Easier Interview Question
In this lesson, you’ll use what you learned in the previous sections to solve an easy real world interview question. Easy does not mean trivial, but it means something you might find in a coding challenge or internship interview or a warm up question.
Here’s the question:
def majority_element_indexes(lst): ''' Return a list of the indexes of the majority element. Majority element is the element that appears more than floor(n / 2) times. If there is no majority element, return  >>> majority_element_indexes([1, 1, 2]) [0, 1] >>> majority_element_indexes([1, 2])  >>> majority_element_indexes()  '''
The entire solution will be available at the end of the course. Try to find a solution to the problem yourself and then watch the video for the solution.
You also heard about Big O analysis, which is a way to analyze the speed and memory usage of a function or block of code. See Wikipedia Time complexity for more information.
00:00 In this video, you’ll use what you learned in the course so far to solve an easy interview question. What I mean by easy doesn’t mean trivial—it means something you might see in a coding challenge, or maybe a internship question, or a warm-up question.
00:26 The majority element is defined as the element that appears more than floor(n / 2) times, where n is the length of the list. So for example, in a list with five elements, the majority element has to appear more than 5 / 2—floor() would be 2 times. It has to appear more than 2 times.
So, 3, 4, or 5 times. If there is no majority element, return an empty list. Here’s the test case:
majority_element_indexes([1, 1, 2]). So, the majority is
1 appears twice, and the indexes that
1 appears are [
01:00 Make sure to go through all test cases and make sure that you understand them and ask any questions. Also, it’s good to write some more test cases to make sure that you understand what the function’s supposed to do.
Writing another test case
majority_element_indexes() of maybe a list
[1, 2]—which has no majority element—should return the empty list, and verify with the interviewer that this is the case, and then, maybe, an empty list—returns an empty list.
I will go over the solution in five, four, three, two, one. So, let’s get started. First, I write some comments with my thought process because then I can refer back to them when I’m coding. For example, I know I’ll probably have to find the majority element, so
# find majority element.
So now, ideally, the majority element will be
top_elems. So moving to step two, how do you know if there is no majority element? While scrolling at the top, the majority element is defined to be […]
"the element that appears more than
floor(n / 2) times." So,
if count[maj_elem] <= n // 2 (floordiv
2), then you know that this condition is not
True, because the count of the majority element is less than or equal to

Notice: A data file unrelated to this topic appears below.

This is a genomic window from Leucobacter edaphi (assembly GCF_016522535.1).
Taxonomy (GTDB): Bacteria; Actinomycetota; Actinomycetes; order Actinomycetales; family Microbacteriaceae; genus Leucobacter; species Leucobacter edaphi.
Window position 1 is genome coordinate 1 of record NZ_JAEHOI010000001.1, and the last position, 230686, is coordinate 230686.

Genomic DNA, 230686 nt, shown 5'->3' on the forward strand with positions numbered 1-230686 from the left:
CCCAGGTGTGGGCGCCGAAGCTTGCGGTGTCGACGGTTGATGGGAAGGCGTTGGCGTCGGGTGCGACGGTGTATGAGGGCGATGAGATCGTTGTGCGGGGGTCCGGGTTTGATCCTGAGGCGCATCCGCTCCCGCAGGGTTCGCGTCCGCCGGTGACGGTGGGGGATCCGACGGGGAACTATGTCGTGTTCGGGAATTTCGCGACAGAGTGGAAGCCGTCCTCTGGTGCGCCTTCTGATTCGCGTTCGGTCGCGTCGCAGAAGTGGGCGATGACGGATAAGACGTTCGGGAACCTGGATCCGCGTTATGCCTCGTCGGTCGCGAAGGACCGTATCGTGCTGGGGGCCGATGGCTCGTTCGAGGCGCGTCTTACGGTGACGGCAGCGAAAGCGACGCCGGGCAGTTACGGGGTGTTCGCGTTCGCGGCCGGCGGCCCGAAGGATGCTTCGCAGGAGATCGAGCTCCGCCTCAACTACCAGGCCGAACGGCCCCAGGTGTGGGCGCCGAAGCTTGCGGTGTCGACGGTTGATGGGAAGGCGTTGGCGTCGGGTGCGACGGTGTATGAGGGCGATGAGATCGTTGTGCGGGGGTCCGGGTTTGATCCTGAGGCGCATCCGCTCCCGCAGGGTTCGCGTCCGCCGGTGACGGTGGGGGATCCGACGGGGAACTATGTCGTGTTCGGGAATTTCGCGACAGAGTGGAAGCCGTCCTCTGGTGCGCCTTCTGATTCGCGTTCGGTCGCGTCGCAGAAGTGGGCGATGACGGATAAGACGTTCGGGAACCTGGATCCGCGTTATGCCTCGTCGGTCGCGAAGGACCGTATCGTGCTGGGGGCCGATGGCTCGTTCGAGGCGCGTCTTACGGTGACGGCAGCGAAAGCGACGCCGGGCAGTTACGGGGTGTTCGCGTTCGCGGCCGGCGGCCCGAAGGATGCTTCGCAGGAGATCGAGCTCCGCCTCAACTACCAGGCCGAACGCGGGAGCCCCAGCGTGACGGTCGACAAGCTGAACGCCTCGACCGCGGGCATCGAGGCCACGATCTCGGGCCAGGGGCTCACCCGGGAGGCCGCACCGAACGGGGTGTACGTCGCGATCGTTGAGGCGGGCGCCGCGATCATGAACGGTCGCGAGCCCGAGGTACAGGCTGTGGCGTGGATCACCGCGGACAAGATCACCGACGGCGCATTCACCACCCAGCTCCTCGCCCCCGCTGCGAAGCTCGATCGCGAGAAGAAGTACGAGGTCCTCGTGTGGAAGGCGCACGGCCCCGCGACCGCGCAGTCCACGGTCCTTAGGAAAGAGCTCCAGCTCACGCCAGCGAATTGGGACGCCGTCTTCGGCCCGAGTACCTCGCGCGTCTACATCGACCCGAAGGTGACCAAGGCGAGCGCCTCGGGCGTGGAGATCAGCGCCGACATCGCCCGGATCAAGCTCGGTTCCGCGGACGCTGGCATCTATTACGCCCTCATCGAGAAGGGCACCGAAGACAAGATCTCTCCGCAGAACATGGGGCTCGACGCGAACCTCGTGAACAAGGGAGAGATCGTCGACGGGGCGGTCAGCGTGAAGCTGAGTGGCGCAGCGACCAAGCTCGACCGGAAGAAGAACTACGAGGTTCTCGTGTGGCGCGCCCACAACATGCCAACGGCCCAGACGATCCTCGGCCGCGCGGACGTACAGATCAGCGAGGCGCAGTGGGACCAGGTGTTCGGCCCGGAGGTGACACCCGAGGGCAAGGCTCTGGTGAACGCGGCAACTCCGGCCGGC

n // 2. Then, return
So, it’s good to write comments when you’re coding—something like
# there exists a
majority element. Okay, so now that we know there is a majority element, what do we need to do? Find the indexes of the majority element, put them in a list.
Whenever you have to put something in a list and maybe loop through something and just put them in—list comprehension should come to mind. Do this all in one line. Return the indexes, so
i for i, elem in lst because we need access to the element to check if
Okay, two failed.
cannot unpack non-iterable int object. Oops. This should be
enumerate(). So, actually forgot to use something that you learned a couple videos ago, but basically, if you want to get the index and the value, you need to use
enumerate(). Now, one failure.
list index out of range.
top_elems, here. Okay, well it’s because we’re passing in a empty list. It goes down here, it goes in here, tries to access the zeroth element of an empty list.
Let’s just delete this code to make it a little cleaner. Okay, so now that it seems to work, let’s do a runtime analysis of what’s going on. The
Counter class should take O(n) because it just has to loop through and build a dictionary.
Here, this is constant time, this is constant time, and this is n. I guess, technically, this is not n log n because n would be the length of the
lst, while here we’re iterating over the
count, and so if numbers appear more frequently, this length will be smaller than
lst, but let’s just leave it as n log n, as sort of an upper bound of what the length of this iterable could be.
07:13 The interviewer might ask you, “Okay, is there any way to speed this up?” I mean, n log n is not bad and n is not bad, so maybe they’ll just say, “Okay, this is fine,” and move on. But in order to speed this up, there’s a way to do this in O(n) time. Instead of sorting it, we could just loop through all the counts, find the top count, and then find the element that corresponds to that top count.
And then something like the majority element—instead of being
top_elems, which we don’t have anymore—is just list comprehension,
elem for elem, count in count.items—let’s make it cleaner, like this—
if count == top_count,
This is safe to do because this
top_count will get the max of
count.values(), and so that means there will always be a count here, and then looping through this guarantees that because we’re looping through the same dictionary, that this list will have at least one element.
It could have multiple elements that have this
top_count and then just get one of them—it’s fine because this check right here is going to guarantee that there is only one majority element. Because if there were two majority elements, then the count of the majority element would not be greater than half of the list. Now, looking at runtime, this runs in O(n)—again—n being sort of an upper bound of what the possible length of
count.values could be. And this is just a
for loop, so this would be O(n).
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